• Who will be compared against whom? – are there enough valid comparators in the customer’s market? Should international competitors that are subject to different market forces be allowed in the comparison? If the customer is a bank can its services be compared to those acquired by a company in a completely different market, like a mining company?

If a supplier is resisting a benchmarking provision or not agreeing to defined outcomes after the benchmarking exercise is complete, a customer may try to include a shorter contract term to allow for the re-tender of the services after one or two years. This will open the service provision up to competition and can be used as leverage to argue for a mid-term benchmark. Although, it should be remembered that any re-tender comes with the added cost of the customer’s procurement department having to carry out the re-tender.

Comparing ‘apples with apples’

What are the appropriate pricing and service metrics to use in the comparison? The supplier will argue that it is difficult to accurately compare complex, client specific or unique outsourcing or managed services against the market as they are dependent on the unique characteristics of the customer’s environment, internal processes and risk allocation in the contract. Also, the volume of services that a customer acquires will directly affect the price as often a high volume of services over a longer term provides the biggest discounts. But it becomes more difficult when trying to compare high volume/low margins services against low volume/high margin services.

Should the customer be allowed to ‘cherry pick’ what it compares against?

One of the key questions when negotiating any benchmarking provision is whether the benchmarker compares the services and prices against other suppliers’ offerings to other customers as a whole, or simply against the best price in the market for individual services. What the parties agree here has enormous consequences for the outcome of the benchmark. For example, if Competitor A has low pricing for one service but higher pricing for another service that Competitor B has lower pricing for, should the customer be able to ‘cherry pick’ the best pricing in the market, where no single supplier could offer such competitive prices across its whole range of services?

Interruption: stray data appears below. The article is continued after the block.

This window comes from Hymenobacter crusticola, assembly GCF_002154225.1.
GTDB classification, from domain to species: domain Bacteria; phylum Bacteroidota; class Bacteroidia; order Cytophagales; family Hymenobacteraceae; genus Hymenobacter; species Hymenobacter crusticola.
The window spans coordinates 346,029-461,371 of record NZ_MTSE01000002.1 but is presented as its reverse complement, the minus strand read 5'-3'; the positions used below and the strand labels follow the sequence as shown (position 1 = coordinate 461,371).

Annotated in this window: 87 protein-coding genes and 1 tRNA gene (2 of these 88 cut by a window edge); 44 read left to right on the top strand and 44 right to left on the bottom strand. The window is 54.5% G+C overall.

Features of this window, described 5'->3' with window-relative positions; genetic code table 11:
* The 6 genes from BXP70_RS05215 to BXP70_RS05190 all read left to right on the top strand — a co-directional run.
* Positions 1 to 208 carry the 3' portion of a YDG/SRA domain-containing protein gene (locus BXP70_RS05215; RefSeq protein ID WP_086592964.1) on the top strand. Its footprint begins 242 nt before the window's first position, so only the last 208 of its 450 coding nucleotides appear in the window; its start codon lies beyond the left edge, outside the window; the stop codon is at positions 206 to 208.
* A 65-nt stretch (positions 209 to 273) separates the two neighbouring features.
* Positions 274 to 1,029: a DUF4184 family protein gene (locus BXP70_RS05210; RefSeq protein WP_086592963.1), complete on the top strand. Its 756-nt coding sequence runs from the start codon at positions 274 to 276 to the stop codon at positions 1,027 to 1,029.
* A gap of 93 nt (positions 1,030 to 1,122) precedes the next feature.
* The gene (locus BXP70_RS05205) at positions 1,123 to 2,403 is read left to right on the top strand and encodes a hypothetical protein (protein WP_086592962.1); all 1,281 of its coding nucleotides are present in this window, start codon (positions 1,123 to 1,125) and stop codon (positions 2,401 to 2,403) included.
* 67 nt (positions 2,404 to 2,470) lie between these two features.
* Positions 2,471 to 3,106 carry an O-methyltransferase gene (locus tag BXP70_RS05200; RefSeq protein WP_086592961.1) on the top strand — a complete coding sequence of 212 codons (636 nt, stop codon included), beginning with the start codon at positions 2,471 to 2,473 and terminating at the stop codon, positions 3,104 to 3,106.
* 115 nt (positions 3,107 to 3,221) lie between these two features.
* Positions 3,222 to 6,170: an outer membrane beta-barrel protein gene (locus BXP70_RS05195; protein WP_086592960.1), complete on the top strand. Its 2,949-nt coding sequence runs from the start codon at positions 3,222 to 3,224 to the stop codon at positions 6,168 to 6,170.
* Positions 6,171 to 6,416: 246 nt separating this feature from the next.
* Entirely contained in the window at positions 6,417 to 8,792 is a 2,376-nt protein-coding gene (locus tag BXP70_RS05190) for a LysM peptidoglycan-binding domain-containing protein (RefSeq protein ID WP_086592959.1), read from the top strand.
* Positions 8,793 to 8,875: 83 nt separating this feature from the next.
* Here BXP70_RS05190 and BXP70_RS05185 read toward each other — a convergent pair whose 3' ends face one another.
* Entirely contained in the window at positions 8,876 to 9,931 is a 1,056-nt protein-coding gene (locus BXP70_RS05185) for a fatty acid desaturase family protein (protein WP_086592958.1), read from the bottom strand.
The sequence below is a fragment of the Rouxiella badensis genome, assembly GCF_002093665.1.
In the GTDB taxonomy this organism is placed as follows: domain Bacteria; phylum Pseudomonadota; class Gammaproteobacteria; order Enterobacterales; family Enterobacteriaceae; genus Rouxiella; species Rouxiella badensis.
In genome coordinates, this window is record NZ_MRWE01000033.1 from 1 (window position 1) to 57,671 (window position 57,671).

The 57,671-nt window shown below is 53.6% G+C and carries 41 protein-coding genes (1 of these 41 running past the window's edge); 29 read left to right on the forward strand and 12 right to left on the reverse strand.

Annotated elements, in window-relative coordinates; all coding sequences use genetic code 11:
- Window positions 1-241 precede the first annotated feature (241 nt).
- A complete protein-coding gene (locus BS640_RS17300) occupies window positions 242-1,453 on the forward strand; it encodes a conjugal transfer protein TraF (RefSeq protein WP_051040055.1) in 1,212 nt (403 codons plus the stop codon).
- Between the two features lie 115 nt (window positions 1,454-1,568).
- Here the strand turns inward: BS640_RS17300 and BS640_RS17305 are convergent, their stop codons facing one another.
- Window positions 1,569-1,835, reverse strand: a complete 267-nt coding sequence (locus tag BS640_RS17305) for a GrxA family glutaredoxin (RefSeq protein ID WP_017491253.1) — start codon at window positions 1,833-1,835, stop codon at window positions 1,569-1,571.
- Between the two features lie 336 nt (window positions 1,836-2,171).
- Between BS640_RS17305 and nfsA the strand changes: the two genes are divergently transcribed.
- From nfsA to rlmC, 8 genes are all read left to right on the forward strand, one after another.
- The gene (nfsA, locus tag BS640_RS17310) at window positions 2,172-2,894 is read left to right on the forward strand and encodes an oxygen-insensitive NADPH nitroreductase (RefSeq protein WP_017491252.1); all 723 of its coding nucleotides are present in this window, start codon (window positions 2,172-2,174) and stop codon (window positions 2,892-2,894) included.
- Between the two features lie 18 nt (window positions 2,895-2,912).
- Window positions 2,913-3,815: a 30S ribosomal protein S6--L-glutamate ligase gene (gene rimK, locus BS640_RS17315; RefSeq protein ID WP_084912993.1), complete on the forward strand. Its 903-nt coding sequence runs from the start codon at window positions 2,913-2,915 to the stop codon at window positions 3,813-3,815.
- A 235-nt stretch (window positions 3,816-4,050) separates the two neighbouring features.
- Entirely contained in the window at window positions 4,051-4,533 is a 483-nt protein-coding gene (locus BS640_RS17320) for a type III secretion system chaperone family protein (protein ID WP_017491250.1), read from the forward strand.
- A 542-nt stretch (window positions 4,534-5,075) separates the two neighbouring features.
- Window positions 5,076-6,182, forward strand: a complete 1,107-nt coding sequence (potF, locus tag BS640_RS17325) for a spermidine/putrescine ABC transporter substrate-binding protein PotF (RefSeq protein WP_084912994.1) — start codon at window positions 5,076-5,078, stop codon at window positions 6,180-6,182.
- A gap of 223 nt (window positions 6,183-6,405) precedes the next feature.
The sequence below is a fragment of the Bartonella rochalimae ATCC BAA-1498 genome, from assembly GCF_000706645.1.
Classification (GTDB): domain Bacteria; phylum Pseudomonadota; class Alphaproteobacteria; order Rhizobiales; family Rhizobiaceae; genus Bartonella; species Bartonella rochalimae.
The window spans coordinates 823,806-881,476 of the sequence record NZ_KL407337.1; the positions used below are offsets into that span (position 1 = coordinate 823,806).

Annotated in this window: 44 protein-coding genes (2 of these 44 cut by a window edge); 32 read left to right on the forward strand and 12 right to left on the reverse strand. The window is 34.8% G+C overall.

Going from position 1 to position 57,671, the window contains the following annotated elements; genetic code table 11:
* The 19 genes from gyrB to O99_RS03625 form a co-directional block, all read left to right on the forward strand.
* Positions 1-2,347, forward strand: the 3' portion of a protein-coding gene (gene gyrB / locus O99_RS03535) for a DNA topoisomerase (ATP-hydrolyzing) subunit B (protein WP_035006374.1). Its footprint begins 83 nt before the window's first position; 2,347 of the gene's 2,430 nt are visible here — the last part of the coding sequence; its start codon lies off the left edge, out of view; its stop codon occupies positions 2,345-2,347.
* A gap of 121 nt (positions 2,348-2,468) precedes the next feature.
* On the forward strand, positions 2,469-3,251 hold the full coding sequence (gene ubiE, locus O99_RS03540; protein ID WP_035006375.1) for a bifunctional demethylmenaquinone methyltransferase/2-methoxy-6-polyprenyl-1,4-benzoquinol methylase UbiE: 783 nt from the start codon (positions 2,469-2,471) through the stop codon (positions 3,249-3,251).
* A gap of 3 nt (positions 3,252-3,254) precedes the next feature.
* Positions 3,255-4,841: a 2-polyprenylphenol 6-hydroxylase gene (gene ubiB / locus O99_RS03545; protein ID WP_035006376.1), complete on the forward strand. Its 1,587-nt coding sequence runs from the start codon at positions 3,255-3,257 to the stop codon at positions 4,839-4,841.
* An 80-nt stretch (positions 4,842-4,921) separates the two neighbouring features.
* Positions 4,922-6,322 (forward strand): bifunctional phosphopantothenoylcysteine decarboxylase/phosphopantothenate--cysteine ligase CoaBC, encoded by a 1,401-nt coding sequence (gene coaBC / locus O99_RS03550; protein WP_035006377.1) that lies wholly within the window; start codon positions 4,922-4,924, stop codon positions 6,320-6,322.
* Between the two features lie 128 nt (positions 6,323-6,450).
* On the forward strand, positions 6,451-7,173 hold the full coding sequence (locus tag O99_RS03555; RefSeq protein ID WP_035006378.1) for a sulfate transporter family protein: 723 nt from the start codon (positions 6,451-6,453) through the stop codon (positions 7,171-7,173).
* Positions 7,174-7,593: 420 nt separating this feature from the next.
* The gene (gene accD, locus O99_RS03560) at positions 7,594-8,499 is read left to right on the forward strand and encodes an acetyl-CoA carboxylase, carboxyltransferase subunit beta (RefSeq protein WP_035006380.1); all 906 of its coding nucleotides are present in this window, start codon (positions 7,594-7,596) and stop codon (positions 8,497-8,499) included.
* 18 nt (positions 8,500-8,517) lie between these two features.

What next? The conclusion of the benchmark exercise

If the benchmarking exercise finds that the supplier’s price is too high compared to other similar suppliers or the service metrics or performance levels do not meet the market standard, the question becomes ‘what next’?

Customers will often push for a contractual mechanism that automatically adjusts the price or service metric so that it is in line with the comparators recommended in the benchmarking report (or at least within a certain percentage of the best market rate available). Suppliers will try to soften the obligation and request that the parties simply talk about the results of the benchmark or that the supplier performs its own internal review. In extreme cases, a customer may ask for a termination right for an individual service if the supplier if not able to adjust the benchmarked service in line with the market.


On balance, a customer entering a long-term contract should always try to include a benchmarking provision to help it achieve best value for money and quality of service over the term. However, when used cleverly, benchmarking provisions do more than offer leverage for customers, they can give the customer a strategic advantage and drive beneficial change into the parties’ relationships and contracts.